“I have nothing but praise for what our veterinarians do for our precious wildlife,” he says. “The hatching of the new chicks is a huge step up and we have to celebrate it. We use veterinary services around the country for our birds, and they are quite incredible. When the chips are down, having those veterinarians come in and knowing that they’re doing everything they can is great. DOC knows very little about many of these diseases, and it’s a huge learning curve for us every time we get something like this. I want to acknowledge the huge amount of resources Auckland Zoo and everyone else has put into the programme.”
This cooperation is a natural part of the job. DOC Wildlife Health Coordinator Kate McInnes, who is President of the NZVA’s Wildlife Society special interest branch, says that because conservation is an area where you don’t make much money, it creates a ‘can-do’, collaborative culture among those caring for New Zealand’s wild creatures.
“There have been many practice veterinarians come to work on the [kākāpō] islands, too. Volunteers come and help out, sometimes to help feed them during the breeding season and to watch nests. But as soon as veterinarians are on the island they get asked a whole lot of questions and they end up providing a lot of veterinary advice. Like, “Hey, do you think this disinfectant is really cleaning these bowls properly?”, and “Can we get you to have a quick look at this funny eye?” Everyone mucks in and helps, and there is a lot of job satisfaction for everyone involved. There is a real connection that people get with kākāpō that inspires more and more of this work.”
One recent success in this type of national collaboration was the world’s first bird brain surgery at Massey’s Wildbase Hospital to correct a meningoencephalocoele, a deformity in a kākāpō chick’s skull where its fontanelle was still open, allowing its brain and dura to herniate out. Veterinarians from Wildbase, Auckland Zoo, Wellington Zoo and the Wildlife Hospital conferred to determine that surgery was the best way forward, and after Air New Zealand flew the bird for free to Wildbase, a team of veterinarians led by Wildbase Director Professor Brett Gartrell and veterinary technicians at Massey carried out the pioneering surgery. Following initial recovery, the chick was rehomed to the Wildlife Hospital where he could recover with other kākāpō chicks.
DOC Kākāpō Recovery Group Scientific Advisor, conservation biologist Andrew Digby, says the department has been using veterinarians more and more in the recovery programme, especially as the scale of the breeding seasons has increased. Having animal medicine expertise on the ground on kākāpō islands such as Whenua Hou/Codfish, Anchor Island, and Little Barrier Island/ Te Hauturu-o-Toi has meant the rangers are upskilling too.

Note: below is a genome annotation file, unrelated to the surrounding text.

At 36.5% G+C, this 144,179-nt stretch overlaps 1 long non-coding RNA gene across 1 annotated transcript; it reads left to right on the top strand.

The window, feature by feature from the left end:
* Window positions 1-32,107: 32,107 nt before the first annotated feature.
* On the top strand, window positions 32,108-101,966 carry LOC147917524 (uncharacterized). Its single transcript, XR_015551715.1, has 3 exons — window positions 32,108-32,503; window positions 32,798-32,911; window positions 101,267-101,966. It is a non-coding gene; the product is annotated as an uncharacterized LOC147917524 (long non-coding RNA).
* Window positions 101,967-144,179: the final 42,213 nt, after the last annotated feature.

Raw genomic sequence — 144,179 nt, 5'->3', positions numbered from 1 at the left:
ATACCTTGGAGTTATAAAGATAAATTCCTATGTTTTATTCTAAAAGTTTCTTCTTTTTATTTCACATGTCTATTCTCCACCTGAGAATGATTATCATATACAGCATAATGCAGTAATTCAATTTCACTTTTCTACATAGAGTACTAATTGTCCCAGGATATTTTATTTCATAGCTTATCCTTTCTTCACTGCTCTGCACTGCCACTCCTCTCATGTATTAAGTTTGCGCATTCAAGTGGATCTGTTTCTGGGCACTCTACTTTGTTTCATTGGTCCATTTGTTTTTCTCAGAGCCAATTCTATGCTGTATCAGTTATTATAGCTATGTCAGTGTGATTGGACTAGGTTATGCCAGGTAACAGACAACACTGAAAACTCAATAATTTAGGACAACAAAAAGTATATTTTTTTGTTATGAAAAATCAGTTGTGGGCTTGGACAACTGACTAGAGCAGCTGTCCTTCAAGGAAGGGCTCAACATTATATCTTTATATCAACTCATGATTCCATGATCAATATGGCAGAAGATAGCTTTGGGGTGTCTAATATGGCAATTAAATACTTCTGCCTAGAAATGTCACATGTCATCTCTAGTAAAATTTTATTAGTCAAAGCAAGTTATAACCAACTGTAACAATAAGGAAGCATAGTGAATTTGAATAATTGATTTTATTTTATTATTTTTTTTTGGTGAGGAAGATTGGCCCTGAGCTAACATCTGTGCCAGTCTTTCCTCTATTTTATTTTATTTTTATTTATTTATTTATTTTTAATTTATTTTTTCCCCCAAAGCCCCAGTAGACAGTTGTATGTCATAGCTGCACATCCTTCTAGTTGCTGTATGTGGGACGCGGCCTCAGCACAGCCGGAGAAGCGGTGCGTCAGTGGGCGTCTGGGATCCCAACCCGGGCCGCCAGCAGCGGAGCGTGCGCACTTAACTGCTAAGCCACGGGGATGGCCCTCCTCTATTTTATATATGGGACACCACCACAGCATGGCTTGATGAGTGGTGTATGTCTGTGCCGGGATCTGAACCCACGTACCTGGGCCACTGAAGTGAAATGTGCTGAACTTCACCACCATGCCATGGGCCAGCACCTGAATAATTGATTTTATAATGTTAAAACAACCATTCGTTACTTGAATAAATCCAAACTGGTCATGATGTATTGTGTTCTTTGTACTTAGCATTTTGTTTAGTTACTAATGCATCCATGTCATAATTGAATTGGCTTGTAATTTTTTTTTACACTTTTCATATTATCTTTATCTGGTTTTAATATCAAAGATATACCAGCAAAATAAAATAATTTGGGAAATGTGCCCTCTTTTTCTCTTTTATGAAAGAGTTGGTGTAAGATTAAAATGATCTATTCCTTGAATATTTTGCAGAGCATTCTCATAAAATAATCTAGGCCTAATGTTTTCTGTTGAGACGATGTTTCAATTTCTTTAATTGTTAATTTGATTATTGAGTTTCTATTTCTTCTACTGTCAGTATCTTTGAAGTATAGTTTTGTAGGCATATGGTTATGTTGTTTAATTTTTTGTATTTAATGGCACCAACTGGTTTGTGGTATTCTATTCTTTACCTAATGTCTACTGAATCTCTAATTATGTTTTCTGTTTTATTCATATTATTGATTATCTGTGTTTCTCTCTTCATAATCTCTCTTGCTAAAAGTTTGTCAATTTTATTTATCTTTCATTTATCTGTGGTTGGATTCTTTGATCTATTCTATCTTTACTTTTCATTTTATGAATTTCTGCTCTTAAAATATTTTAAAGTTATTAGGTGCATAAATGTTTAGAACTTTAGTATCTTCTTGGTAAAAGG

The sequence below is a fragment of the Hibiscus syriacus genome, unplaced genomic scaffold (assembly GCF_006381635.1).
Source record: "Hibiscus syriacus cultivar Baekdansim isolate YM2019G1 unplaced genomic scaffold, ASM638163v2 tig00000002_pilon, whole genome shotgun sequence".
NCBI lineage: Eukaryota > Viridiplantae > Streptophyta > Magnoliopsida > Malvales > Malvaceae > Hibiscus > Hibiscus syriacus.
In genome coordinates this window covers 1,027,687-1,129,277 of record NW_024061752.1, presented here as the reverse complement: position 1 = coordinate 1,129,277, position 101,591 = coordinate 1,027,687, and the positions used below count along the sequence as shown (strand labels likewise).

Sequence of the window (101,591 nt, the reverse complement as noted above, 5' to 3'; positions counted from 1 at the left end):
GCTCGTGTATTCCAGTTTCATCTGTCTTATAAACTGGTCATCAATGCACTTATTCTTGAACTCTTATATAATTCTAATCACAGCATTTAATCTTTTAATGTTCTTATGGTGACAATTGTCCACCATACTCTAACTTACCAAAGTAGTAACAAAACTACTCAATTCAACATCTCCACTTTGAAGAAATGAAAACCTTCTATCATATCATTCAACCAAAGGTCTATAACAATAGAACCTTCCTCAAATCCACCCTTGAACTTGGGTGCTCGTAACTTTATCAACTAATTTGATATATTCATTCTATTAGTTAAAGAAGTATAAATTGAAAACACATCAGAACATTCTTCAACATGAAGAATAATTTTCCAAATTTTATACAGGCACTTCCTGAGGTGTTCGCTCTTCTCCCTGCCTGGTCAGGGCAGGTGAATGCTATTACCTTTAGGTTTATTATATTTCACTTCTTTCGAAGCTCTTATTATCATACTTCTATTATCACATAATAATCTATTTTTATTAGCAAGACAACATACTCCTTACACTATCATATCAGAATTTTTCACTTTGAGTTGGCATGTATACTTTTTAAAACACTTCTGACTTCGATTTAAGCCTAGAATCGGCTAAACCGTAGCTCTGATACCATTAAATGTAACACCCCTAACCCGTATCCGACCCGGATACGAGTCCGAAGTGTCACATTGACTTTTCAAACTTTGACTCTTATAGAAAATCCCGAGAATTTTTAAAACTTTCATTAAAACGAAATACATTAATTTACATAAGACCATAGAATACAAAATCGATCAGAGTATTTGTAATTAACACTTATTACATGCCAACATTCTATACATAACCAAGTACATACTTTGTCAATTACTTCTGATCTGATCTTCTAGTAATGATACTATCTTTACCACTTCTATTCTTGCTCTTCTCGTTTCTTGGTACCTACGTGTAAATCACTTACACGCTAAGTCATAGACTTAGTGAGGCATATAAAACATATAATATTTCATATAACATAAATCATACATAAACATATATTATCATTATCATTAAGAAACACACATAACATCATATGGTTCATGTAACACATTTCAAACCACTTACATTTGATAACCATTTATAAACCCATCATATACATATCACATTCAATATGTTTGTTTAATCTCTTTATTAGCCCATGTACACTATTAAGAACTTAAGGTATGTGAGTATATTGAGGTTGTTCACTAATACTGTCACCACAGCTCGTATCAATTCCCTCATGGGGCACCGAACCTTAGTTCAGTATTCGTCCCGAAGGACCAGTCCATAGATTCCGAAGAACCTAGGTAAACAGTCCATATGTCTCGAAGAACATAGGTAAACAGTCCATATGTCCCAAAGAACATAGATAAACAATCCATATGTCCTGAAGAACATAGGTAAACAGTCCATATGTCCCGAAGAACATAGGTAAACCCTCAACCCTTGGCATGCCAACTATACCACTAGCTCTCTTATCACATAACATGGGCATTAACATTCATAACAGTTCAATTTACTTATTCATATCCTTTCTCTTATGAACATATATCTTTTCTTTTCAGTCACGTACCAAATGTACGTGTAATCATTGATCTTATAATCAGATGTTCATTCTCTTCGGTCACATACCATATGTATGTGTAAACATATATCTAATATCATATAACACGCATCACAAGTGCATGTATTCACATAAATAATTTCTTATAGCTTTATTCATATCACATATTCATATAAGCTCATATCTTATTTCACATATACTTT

“We try to manage the kākāpō in situ as much as possible rather than sending them to hospitals. Having veterinarians on the ground means we can treat [the birds] quicker and pass on that training. We try to have a veterinarian on each island at all times during breeding season, providing that support for sick chicks and for diagnosing other problems and doing necropsies.”
Kākāpō are different in every respect from other birds, Andrew says, and that applies to the veterinary medicine side of things as well. There is currently a study underway with Auckland Zoo investigating why kākāpō have very low blood values of vitamin D, while eating a very vitamin-D-rich diet from rimu fruit.
Meanwhile, the situation continues to change daily at Auckland Zoo. James says it has been tough caring for the personable birds while knowing their airways are full of granulomas. Although difficult to diagnose until very close to death, aspergillosis is usually fatal once the granulomas have formed.
“Chicks in groups are playing with each other, and the awful thing is if you look at the CT scans you can see how terribly sick they are – but then you look in the pen and they are walking around, climbing over each other and eating berries and look fine. It can be heartbreaking.
“We always say that from the birds’ point of view they don’t know what the future holds; all they know is they’re here in the veterinary hospital and not running around in the forest. We try not to let ourselves be weighed down with knowledge of the future. We try to make every day as least impactful on them as possible – lots of fresh browse, try to keep them nice and calm, keep our interactions as short and friendly as possible and provide new things to investigate every night. We try to keep
them as happy as possible while they are in hospital.”